This paper asks what should be demanded from urban open space in the 21st century. It explores the social and spatial implications of new lifestyles, values, attitudes to nature and sustainability, and the models for future city life and the patterns of urban open space that might accommodate these. One vital role that urban parks play is providing space for the expression of diversity, both personal and cultural; this raises issues of democratic provision for and access to public open space. It suggests, inter alia, that the role of the urban street as public space may need to be re-thought. The social and cultural values of open space include attitudes towards nature and the desire for contact with it; contemporary understandings of ecology offer new insights into ways to serve both human needs and the broader ecological framework of urban open space structures. It has been suggested that the urbanity of public open space is threatened by the increase in 'virtual' transactions, obviating the need for real, social interaction, but there is also evidence that use of new communications technology can increase and enhance use of public open space; this may include engagement in the productive aspect of our landscape. A more flexible approach to open space definition and usage is proposed, recognising 'loose-fit' landscapes which allow opportunities for the socially marginalised and the ecologically shifting within a dynamic framework of urban structures and networks. © 2002 Elsevier Science B.V. All rights reserved.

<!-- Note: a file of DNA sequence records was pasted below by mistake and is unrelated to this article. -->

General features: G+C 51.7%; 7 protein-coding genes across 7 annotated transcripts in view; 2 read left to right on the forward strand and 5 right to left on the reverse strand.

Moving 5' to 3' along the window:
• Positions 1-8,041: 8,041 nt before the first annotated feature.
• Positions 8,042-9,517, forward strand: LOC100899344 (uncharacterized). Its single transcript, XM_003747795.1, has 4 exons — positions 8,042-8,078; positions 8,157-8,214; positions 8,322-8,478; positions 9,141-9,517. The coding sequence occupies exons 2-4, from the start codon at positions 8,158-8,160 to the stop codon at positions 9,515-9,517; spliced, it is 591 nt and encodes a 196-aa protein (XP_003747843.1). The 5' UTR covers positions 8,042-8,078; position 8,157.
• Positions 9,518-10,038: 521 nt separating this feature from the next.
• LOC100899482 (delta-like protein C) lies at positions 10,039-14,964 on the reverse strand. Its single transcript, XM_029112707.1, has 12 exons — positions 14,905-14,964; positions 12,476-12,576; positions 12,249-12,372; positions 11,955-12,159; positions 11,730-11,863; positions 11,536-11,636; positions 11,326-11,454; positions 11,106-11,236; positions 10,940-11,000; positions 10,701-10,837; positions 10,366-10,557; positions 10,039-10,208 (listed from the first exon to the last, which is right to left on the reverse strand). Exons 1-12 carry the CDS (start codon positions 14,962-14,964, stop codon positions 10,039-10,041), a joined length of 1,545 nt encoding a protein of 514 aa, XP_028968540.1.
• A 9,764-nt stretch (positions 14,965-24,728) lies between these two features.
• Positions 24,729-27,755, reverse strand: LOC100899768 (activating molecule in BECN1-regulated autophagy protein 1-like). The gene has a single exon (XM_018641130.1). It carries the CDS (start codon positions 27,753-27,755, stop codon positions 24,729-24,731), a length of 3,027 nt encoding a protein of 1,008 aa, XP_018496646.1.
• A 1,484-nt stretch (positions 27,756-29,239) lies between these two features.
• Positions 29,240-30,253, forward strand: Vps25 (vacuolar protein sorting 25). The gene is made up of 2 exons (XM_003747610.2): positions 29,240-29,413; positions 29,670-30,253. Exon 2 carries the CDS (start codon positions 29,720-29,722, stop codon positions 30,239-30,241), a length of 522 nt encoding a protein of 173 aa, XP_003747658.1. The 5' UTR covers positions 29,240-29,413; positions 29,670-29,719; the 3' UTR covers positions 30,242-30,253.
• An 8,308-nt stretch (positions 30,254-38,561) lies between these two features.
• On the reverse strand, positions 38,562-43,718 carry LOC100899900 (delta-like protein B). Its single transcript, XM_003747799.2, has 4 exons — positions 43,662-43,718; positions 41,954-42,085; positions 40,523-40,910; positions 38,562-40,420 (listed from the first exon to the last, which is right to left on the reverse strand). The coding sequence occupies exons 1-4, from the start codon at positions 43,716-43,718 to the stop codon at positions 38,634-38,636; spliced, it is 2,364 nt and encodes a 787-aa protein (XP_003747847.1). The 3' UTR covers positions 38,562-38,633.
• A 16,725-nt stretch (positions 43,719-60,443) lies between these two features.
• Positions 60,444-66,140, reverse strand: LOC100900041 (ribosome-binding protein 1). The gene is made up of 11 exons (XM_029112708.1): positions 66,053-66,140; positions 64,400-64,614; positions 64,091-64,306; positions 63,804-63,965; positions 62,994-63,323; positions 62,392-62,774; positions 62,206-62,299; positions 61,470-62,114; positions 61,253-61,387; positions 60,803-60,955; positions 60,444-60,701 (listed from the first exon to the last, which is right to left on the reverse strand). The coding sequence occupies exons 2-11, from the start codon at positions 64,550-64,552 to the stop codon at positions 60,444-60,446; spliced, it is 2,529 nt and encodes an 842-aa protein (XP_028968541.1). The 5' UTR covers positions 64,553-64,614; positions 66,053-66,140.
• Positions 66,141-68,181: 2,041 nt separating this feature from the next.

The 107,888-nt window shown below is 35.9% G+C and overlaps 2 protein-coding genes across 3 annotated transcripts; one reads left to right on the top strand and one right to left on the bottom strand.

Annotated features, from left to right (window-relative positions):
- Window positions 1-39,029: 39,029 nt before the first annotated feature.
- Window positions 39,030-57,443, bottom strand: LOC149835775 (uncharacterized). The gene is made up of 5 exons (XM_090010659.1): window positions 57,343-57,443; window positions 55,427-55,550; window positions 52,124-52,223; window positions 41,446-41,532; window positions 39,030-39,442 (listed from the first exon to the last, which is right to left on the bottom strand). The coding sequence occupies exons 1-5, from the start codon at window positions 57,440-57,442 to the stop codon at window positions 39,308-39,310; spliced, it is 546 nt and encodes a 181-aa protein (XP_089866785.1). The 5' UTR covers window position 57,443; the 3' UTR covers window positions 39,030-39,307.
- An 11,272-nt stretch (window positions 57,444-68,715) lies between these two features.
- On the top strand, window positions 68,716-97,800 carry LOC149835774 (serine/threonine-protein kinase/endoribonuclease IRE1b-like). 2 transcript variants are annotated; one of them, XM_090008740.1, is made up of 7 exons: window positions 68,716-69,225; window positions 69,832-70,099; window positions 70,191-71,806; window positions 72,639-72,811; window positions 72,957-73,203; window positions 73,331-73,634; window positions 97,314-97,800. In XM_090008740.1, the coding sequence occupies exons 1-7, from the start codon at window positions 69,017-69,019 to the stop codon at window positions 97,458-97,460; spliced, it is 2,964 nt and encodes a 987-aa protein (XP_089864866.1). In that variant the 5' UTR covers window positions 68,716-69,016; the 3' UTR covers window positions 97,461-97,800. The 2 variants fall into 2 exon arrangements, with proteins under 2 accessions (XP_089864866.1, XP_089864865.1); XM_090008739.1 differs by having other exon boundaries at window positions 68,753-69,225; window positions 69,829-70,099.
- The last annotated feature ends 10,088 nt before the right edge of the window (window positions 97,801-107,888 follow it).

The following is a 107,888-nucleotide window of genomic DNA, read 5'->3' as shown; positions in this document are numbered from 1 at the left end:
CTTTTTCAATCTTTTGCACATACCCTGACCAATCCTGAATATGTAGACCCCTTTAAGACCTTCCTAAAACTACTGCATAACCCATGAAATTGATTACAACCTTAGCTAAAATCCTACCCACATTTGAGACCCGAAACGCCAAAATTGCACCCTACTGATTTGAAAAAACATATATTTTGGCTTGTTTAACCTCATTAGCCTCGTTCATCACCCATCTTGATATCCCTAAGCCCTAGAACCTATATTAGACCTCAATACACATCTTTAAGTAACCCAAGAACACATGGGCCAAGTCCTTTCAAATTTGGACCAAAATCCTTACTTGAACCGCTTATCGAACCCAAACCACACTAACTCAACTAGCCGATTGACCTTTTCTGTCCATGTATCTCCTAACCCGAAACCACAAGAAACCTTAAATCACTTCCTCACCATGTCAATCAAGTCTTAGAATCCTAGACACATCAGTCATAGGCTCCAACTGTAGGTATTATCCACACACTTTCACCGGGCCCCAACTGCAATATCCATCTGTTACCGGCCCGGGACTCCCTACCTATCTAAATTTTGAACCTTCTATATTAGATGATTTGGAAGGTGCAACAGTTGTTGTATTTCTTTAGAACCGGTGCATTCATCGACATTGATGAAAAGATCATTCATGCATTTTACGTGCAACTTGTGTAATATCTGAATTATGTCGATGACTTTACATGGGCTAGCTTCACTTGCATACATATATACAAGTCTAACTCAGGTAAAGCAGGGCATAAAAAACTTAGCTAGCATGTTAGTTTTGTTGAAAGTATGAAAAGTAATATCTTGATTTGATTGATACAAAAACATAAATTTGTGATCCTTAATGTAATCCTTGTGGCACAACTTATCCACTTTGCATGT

- Open space